FDA Commissioner Margaret Hamburg has insisted that Congress needs to explicitly spell out what kind of hammer the agency can wield when it comes to compounding pharmacies, like the one tied to last year's outbreak of fungal meningitis. Not everyone in Congress agrees, but the commissioner recently got some support from a Government Accountability Office (GAO) report that found the FDA's authority remains fuzzy.
The GAO report said that two federal circuit court decisions have led to the FDA actually having different authority in different parts of the country. It also pointed to the fact that the FDA had to get warrants 11 times to inspect compounding pharmacies that resisted the agency taking a look at their production and sterility practices. The report recommends that Congress pass legislation that clears up the agency's authority.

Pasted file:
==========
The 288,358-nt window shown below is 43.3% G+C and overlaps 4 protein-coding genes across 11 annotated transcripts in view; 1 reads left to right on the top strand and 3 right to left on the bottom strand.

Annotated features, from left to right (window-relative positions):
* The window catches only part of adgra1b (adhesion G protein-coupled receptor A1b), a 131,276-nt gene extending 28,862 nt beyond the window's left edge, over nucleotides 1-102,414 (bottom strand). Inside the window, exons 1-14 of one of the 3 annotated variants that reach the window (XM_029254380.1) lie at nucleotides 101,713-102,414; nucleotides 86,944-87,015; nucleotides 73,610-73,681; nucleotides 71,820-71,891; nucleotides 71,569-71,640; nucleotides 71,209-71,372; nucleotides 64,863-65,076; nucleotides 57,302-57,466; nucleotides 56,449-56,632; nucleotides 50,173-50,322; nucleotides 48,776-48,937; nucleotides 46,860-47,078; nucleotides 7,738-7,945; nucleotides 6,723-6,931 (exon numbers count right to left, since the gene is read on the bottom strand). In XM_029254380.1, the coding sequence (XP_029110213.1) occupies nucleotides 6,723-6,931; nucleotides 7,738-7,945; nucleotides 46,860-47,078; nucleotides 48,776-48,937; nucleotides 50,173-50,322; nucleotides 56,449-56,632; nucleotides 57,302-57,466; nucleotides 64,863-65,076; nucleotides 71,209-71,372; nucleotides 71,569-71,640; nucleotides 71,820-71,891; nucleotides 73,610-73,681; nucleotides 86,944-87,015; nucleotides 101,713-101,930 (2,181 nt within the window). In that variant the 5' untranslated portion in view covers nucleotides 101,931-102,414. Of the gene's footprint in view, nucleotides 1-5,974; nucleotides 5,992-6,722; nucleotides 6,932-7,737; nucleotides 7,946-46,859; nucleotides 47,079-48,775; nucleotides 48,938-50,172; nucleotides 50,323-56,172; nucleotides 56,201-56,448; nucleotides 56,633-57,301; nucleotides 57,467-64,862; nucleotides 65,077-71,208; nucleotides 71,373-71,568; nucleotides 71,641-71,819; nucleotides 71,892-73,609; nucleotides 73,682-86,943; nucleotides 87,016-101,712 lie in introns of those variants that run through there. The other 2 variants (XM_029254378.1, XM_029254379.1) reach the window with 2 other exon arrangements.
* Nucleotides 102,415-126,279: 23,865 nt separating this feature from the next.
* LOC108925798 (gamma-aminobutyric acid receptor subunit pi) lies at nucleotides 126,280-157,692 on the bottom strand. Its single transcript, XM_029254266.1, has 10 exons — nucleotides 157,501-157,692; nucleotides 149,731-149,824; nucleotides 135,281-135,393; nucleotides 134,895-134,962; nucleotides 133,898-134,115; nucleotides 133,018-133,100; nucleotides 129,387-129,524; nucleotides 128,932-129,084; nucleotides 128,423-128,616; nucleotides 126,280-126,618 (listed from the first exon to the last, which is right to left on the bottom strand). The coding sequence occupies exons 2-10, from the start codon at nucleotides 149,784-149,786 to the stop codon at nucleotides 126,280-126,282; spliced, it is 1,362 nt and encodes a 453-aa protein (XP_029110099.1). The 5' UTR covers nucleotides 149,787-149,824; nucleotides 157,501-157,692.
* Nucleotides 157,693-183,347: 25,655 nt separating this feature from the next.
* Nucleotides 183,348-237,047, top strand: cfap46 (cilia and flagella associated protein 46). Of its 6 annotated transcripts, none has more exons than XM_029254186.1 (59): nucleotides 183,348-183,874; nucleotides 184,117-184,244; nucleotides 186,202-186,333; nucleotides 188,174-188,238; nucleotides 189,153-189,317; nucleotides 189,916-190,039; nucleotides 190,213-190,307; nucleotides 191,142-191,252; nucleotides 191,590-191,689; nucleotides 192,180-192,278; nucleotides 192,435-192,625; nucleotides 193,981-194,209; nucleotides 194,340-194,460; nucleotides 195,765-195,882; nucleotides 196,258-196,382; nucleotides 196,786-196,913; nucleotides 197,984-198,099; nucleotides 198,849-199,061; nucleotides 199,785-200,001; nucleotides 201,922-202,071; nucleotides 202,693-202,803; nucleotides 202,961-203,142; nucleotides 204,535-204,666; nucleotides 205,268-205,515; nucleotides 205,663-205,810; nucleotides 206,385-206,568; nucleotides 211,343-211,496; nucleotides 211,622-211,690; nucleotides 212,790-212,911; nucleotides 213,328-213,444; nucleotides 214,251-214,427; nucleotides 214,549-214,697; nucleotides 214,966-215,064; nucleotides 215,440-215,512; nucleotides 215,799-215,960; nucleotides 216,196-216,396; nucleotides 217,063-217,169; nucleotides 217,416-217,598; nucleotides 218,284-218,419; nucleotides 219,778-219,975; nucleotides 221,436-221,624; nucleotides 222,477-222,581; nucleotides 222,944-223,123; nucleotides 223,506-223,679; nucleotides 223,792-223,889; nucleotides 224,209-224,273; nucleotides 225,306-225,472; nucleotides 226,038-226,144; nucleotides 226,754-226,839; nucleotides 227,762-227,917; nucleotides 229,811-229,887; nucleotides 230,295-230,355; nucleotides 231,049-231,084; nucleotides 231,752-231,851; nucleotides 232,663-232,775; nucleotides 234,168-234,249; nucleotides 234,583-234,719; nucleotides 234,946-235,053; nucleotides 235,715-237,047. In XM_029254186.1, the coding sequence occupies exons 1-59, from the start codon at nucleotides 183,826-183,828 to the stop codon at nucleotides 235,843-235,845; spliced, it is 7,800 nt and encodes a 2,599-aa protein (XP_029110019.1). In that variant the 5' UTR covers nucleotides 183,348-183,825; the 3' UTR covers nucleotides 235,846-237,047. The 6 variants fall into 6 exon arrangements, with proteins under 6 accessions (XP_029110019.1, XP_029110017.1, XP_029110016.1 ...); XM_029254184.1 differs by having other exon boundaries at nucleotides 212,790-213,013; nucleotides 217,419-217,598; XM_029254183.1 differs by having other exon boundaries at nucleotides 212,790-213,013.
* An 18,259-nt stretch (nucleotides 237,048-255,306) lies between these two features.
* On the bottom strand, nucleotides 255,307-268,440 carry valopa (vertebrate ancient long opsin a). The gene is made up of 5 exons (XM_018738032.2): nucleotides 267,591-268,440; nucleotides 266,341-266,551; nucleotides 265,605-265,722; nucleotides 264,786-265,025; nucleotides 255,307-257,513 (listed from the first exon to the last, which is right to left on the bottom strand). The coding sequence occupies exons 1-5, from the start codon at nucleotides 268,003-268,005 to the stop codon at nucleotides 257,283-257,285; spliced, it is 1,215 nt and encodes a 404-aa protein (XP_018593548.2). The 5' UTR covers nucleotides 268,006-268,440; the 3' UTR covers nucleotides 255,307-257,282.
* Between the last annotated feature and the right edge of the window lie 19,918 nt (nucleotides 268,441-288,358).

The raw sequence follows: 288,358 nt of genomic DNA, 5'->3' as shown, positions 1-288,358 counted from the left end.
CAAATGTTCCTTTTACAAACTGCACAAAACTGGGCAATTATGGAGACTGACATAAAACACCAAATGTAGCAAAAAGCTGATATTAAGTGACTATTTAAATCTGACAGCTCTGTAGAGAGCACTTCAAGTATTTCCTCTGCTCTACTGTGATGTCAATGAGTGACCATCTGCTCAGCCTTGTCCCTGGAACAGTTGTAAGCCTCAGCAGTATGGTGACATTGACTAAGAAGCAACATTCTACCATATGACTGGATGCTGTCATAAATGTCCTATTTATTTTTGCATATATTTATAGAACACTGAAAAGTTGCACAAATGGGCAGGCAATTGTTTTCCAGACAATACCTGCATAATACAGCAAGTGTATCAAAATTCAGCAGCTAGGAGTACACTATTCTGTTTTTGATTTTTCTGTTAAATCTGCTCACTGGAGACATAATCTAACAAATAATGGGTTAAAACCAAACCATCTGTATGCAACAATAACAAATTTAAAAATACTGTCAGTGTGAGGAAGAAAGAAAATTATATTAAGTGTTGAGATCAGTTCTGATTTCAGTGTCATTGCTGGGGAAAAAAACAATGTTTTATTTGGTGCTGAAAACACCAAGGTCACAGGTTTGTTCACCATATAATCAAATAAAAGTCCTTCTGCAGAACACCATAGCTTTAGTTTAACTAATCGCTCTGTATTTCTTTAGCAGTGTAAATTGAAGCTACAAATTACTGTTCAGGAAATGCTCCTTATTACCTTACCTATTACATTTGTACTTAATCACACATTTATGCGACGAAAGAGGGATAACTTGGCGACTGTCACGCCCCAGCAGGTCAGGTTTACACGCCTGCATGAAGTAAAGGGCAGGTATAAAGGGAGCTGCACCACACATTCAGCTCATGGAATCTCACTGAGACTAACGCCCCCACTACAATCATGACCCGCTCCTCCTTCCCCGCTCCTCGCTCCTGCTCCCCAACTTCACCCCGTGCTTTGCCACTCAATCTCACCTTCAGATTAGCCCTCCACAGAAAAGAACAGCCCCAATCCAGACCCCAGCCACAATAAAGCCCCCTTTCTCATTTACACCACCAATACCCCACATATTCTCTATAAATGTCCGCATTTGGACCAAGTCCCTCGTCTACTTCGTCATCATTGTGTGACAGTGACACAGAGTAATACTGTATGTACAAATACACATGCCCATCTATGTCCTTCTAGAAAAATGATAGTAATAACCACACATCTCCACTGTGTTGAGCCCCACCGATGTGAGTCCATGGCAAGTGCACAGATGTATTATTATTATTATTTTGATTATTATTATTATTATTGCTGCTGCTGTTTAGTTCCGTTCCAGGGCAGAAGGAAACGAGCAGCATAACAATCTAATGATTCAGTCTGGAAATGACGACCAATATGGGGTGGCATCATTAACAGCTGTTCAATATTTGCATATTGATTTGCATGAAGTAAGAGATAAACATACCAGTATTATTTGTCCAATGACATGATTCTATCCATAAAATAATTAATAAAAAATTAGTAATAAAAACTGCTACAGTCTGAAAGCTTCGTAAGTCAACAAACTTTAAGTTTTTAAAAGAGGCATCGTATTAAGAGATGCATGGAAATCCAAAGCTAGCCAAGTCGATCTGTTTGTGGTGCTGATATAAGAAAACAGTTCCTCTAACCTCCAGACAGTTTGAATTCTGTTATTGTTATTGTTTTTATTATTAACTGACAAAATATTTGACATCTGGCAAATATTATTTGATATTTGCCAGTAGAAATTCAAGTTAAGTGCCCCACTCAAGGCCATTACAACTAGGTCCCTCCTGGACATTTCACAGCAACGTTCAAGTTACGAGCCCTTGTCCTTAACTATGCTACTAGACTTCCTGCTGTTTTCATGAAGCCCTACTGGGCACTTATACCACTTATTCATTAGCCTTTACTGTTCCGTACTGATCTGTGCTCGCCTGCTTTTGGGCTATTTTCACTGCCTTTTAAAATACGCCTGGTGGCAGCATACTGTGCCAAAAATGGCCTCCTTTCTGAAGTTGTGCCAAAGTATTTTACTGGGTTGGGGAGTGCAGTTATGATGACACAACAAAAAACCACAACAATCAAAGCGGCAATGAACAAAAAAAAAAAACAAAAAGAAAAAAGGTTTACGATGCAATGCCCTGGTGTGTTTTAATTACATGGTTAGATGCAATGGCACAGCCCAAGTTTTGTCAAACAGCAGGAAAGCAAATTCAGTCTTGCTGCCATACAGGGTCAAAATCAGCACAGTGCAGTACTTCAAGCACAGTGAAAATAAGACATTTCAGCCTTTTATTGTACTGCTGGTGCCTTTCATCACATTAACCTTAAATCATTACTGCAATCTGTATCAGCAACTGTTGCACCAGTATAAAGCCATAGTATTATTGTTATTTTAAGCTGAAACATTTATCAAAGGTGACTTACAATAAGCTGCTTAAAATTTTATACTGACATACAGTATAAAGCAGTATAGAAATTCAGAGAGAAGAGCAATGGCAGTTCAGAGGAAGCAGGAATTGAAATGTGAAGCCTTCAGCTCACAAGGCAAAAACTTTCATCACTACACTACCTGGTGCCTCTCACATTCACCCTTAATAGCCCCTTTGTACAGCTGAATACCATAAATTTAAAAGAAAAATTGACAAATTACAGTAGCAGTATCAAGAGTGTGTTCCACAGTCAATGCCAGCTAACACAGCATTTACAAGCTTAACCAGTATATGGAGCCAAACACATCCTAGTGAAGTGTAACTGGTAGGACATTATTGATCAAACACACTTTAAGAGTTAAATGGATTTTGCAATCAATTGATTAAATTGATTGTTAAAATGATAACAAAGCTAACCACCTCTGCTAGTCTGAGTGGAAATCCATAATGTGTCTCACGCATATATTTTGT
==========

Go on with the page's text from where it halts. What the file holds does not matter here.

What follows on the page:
On Wednesday, Senate Democrat Tom Harkin, chairman of the committee which has approved a bill supported by the FDA, pointed to the report as proof that legislation he backs is sorely needed. He said there were two more deaths just this week from the meningitis outbreak tied to New England Compounding Center, bringing the total to 63. The letter says that the bill would give authority over the largest compounders, which operate like drug manufacturers, while leaving smaller, traditional compounders under state supervision.
This year the FDA started a campaign to quickly inspect the largest compounding pharmacies, which often ship products nationwide. But Hamburg has said that inspectors often meet resistance to getting into the facilities. So far the FDA had done 56 inspections, and many have led to nationwide recalls of sterile products, including one this week. Hamburg has also appeared before Senate and House committees to defend the agency's oversight and to ask Congress to pass legislation.